Well, I was thrilled. Here I was going to help deliver a child – by praying in Hebrew no less! The only problem was, I only knew 3 Hebrew prayers, and they weren’t that long, and I didn’t know how long it took to give birth. I was hoping it would only take about a minute and a half, which was about all the time I could fill with the prayers I knew. But I decided if it took longer than that, I would start repeating them after awhile. I don’t think Joseph and Mary knew much Hebrew, because they didn’t seem to notice that I was saying the same thing over and over again. Of course, I tried to say it each time with a different accent so it would sound a little different. Eventually I even started making up my own words. I’m sure Mary and Joseph were very impressed with the many prayers I seemed to know, because about an hour and a half later Mary told me, “With a mouth like yours, you ought to be a rabbi.” By then she had already had the baby and had laid him in the feeding trough, or manger, that the an.imals usually ate out of.
Did I say I was nine years old at the time? Actually, I think I was seven. Remember it like it was yesterday. I’m eighty now, but my memory is sharp as a tack.
But you know what I remember most about that night? I remember something Mary said to me. After she told me I should be a rabbi, we got to talking about religious things. Like the coming of the messiah. I said I thought the messiah better come soon, because we Jews really needed one. And Mary said the strangest thing to me. She told me, “The messiah is already here.”
I couldn’t believe my ears. “Here?” I said. “Where, here?”
She looked me straight in the eye and said, “Right here in this stable.”
I still couldn’t believe my ears. At first I thought she meant herself. But I thought, no, the messiah could never be a woman. (I’ve since changed my mind about that, but at the time a female messiah was inconceivable to me.)
Then I thought maybe she meant her husband, Joseph. But Joseph was much older than Mary, and I thought to myself, if he hasn’t saved our people yet, he’s sure not going to have much more time to do it in.
So I thought maybe she meant her baby. But if Joseph was too old, the baby was too young; he hadn’t done anything yet to save the world, and how could Mary or anyone even guess what he might do or become?
So I asked Mary; I said, “Who in this room…is the messiah?” And she just smiled and said something that has since been written into what we Jews call the Talmud. It’s a saying of Rabbi Hillel, a great teacher just before my time, who said, “If not me, who?” And, “If not now, when?” That’s what Mary said to me.
I thought about this for a few moments. “Are you telling me that I am the messiah,” I said, “and that this is the time?” But Mary just said, “If not you, who? And if not now, when?”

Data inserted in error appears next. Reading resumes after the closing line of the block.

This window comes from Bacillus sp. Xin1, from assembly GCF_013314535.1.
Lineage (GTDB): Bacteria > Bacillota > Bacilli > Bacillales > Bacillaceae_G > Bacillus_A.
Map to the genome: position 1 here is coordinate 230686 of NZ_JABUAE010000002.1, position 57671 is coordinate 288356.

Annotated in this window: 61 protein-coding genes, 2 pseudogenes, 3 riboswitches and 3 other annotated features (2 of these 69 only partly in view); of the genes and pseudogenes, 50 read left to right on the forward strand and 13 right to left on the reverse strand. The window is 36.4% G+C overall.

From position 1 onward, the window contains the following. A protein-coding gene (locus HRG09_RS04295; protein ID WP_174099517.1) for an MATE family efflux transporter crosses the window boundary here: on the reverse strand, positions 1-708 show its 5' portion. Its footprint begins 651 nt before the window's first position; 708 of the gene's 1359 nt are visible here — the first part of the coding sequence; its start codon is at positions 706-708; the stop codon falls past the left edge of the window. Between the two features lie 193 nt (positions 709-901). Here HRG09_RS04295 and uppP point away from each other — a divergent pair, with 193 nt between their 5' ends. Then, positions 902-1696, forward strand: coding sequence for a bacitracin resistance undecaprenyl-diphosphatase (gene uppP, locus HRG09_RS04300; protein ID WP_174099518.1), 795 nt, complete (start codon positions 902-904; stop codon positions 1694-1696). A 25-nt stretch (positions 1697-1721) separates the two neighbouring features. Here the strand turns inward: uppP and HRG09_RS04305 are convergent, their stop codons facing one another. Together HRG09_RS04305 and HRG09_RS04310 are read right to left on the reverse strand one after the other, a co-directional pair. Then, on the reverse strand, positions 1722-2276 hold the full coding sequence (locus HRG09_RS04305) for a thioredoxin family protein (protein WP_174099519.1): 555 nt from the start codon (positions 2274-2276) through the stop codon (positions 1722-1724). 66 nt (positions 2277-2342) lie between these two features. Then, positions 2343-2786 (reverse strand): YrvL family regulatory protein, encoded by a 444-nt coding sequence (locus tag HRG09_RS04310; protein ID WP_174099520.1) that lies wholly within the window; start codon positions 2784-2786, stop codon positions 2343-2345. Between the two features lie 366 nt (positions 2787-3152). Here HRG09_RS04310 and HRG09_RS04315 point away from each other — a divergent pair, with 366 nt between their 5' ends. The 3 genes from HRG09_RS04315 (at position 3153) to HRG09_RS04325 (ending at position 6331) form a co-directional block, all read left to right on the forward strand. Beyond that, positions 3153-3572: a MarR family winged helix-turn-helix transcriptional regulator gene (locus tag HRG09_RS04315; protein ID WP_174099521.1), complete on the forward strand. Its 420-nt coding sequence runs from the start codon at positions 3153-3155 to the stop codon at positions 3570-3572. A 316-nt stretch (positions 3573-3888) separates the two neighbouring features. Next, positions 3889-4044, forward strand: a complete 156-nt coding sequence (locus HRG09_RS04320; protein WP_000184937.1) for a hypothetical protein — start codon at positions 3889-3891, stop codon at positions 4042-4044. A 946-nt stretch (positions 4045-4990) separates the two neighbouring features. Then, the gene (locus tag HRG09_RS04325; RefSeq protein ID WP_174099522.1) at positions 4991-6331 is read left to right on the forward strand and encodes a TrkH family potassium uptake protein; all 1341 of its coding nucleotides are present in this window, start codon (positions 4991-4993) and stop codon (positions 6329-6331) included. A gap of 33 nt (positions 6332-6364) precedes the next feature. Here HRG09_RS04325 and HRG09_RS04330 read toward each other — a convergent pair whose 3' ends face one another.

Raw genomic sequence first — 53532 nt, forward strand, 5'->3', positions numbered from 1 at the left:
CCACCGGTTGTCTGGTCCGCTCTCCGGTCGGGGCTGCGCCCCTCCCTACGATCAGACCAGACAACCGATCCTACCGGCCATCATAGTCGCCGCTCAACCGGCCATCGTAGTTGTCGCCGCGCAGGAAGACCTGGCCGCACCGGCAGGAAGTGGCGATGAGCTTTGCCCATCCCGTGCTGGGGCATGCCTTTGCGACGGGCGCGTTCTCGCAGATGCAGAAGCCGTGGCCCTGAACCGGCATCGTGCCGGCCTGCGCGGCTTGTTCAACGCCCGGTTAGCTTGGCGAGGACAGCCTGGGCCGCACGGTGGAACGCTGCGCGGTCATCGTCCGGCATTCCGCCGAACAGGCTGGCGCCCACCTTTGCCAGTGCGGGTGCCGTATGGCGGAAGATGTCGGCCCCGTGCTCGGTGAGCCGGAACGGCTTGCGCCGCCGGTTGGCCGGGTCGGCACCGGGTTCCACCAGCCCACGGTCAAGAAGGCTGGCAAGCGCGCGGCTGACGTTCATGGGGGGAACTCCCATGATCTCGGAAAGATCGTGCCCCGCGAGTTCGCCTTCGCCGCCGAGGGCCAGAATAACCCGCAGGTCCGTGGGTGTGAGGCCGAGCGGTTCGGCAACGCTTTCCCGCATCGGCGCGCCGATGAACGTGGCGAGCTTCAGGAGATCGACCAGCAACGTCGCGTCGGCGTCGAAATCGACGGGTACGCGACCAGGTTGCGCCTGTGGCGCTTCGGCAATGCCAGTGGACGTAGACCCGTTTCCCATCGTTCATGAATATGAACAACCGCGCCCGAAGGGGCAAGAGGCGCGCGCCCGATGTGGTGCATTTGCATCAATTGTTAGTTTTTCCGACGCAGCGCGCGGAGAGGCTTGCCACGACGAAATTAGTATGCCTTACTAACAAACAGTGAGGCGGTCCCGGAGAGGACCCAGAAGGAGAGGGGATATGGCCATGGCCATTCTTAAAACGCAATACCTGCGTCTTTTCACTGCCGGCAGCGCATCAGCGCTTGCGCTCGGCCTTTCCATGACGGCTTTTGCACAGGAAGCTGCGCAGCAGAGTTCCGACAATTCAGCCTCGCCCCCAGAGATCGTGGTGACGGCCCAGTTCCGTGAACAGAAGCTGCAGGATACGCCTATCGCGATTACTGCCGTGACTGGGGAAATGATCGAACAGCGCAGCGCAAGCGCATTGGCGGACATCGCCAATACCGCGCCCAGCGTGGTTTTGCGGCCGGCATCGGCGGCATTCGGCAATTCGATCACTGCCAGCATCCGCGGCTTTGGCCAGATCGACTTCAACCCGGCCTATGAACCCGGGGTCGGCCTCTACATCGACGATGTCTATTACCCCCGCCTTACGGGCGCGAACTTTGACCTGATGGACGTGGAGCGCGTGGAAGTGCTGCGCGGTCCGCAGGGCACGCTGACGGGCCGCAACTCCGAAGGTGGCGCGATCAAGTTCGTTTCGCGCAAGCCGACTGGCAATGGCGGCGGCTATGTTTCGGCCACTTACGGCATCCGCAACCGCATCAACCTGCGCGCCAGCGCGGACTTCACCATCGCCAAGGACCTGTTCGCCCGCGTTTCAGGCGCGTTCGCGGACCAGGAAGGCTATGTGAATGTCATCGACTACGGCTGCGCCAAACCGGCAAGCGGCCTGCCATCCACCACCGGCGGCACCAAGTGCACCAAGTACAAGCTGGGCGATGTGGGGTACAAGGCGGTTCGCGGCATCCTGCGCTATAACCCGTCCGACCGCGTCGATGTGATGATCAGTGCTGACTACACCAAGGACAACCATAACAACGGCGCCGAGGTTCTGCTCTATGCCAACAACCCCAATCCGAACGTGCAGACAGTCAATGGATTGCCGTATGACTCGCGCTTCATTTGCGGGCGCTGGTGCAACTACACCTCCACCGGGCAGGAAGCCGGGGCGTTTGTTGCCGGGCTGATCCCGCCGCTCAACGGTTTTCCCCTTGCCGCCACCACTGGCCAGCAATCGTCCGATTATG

Not much else happened that night. I do remember that the stars seemed to be shining particularly brightly. And a bunch of people came into my mother’s stable to see the baby, including some shepherds and three traveling dignitaries from some country back east. After all, it seems the birth of a baby – no matter how often it happens – always makes people smile, and feel a sense of wonder, and even dare to hope for the future. Yeshua ben Joseph – the one you call Jesus Messiah – was no exception.
And I have since heard about the wonderful things he said and did, and the claims by some that he is the true messiah.
And I say, with a mother like Mary, I don’t doubt it. I mean, I was only with her one night, and she got me thinking I was a messiah. Imagine having a whole lifetime with a mother like her!
Anyway, something special happened to me that night. I came to believe I was a messiah. And at first I felt vain and conceited about it. But then I realized a messiah would not be vain or conceited, so I’d have to shape up if I wanted to keep my job.
It’s amazing the kind of person you could be if you only realized that you’re the one who’s supposed to save the world.
I became a different person. Oh, I’m still a little vain, and I brag about how many prayers I know – in Hebrew, mind you – but I’m different from who I would have been, because a woman named Mary told me who I was, and I became it, in my own way.
And since she’s not here to tell you herself, I guess I’m going to have to do it for her – that is, tell you what you need to hear whenever you look at the world and wish someone would come along to save it.
If not you, who?
If not now, when?